My name is Anthea Smith.
I have melanoma stage 3c, caused by sunbed use.
I have no idea how long I have to live, as it's extremely sneaky and aggressive.
I have had my whole left ear and tragus amputated, followed by whole left side- inner/middle ear removed, temporal bone, salivary glands, lymph nodes, facial nerve cut and stripped and removal of salivary glands, skin taken from the right leg (knee to hip) to replace the skin, vessels and tissue taken, followed by 32 sessions of radiotherapy to my head, neck and shoulder.
I now wear SPF 50 sun protection each and every day, I also wear my Solbari black sun hat with neck protection, and Solbari black sun wrap. We were able to spend a month in Australia Jan/Feb 2019, and thanks to your fab clothing I didn't have to worry about the risk of burning.
The area of skin that my radiotherapy treatment was targeted at is now extremely sensitive to perfumes and new creams/lotions, and I have been diagnosed with Jessner lymphocytic infiltrate. When my skin reacts, it's extremely itchy with red scaly patches.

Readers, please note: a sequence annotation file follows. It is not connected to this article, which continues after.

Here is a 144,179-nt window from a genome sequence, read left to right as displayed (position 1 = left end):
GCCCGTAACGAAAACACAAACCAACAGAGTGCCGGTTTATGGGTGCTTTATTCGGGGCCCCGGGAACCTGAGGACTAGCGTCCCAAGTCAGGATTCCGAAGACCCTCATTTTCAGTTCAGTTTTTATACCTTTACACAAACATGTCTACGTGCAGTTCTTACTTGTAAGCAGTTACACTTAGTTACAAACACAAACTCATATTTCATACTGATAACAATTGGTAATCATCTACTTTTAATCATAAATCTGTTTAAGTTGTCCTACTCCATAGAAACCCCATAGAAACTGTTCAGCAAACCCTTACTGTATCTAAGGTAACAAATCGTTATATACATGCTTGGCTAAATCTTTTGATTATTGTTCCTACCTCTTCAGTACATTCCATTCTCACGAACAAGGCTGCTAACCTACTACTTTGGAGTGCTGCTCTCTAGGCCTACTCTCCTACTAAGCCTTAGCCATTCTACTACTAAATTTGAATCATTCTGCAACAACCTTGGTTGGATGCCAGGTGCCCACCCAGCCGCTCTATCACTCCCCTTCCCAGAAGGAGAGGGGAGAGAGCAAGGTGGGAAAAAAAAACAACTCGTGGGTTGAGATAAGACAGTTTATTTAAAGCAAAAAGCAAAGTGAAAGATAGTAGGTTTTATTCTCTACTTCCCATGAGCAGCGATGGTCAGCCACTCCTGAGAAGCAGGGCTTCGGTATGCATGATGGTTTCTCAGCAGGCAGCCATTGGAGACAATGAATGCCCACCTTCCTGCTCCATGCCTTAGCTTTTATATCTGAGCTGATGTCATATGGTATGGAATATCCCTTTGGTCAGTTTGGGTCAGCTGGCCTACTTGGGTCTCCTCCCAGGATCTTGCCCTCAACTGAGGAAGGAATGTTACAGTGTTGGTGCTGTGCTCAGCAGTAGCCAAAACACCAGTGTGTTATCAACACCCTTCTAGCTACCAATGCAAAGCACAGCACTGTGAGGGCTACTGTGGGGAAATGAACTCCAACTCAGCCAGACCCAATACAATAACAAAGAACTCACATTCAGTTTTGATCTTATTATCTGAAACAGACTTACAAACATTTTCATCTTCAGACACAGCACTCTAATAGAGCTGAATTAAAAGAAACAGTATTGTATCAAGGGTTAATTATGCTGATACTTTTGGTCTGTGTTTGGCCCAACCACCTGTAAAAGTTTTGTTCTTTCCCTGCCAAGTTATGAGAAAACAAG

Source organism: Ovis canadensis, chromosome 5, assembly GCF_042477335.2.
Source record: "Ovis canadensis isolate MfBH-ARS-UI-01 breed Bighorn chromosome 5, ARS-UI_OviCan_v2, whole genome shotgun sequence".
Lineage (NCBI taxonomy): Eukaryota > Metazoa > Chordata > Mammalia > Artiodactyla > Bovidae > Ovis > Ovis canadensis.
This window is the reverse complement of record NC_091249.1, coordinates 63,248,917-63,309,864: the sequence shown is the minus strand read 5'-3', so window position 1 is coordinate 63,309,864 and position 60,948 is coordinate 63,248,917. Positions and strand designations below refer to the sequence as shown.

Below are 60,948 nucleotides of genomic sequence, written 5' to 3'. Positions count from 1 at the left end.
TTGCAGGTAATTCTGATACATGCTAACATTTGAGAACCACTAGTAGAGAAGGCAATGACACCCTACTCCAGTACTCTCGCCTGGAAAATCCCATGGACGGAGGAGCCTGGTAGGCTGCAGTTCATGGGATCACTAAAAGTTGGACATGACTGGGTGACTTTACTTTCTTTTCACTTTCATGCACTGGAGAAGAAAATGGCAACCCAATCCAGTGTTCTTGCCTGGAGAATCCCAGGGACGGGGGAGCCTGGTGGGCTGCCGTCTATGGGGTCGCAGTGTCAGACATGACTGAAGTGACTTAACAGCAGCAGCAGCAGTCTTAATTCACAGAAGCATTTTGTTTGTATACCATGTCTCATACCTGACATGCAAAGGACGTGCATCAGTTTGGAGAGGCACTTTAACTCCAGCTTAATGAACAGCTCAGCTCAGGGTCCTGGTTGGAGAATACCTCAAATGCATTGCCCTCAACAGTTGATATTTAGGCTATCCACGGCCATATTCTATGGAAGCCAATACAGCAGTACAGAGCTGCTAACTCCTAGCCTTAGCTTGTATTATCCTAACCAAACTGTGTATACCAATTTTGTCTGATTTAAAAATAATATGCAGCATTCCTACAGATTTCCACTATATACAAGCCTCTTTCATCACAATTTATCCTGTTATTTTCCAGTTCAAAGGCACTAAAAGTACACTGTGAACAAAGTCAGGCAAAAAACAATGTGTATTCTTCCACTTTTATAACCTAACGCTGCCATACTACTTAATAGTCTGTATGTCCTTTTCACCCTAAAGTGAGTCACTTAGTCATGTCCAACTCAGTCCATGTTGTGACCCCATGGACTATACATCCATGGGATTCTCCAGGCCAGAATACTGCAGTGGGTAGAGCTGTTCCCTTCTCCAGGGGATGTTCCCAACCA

My wrap covers the affected area of skin and also keeps it cool. I have creams prescribed by my dermatologist and try my best to keep my condition under some control. I'm glad to be alive and try to find the positives in each and every day.
Thank you Anthea for helping raise awareness for skin conditions by sharing your story with us and our Solbari Community.
The Solbari Team
Australia is ranked 1st for melanoma incidence rates at 33.6 per 100,000 of population. This has equated to between 1,400 and 2,000 Australians dying from melanoma per annum in recent times.
We understand that getting an appointment with a dermatologist or skin doctor can be challenging and expensive.
We decided it would be great to bring the best early skin cancer detection technology direct to the Solbari global community.
The introduction of “lockdowns”, the restriction of movement and non-essential healthcare activities being suspended have had an impact on the diagnosis of cancer cases including skin cancer.
Countries around the World are now evaluating the unintended consequences of Covid-19 restrictions on the diagnosis of cancer. Sadly, cancer related death rates are expected to increase over the coming years due to the delay in diagnosis.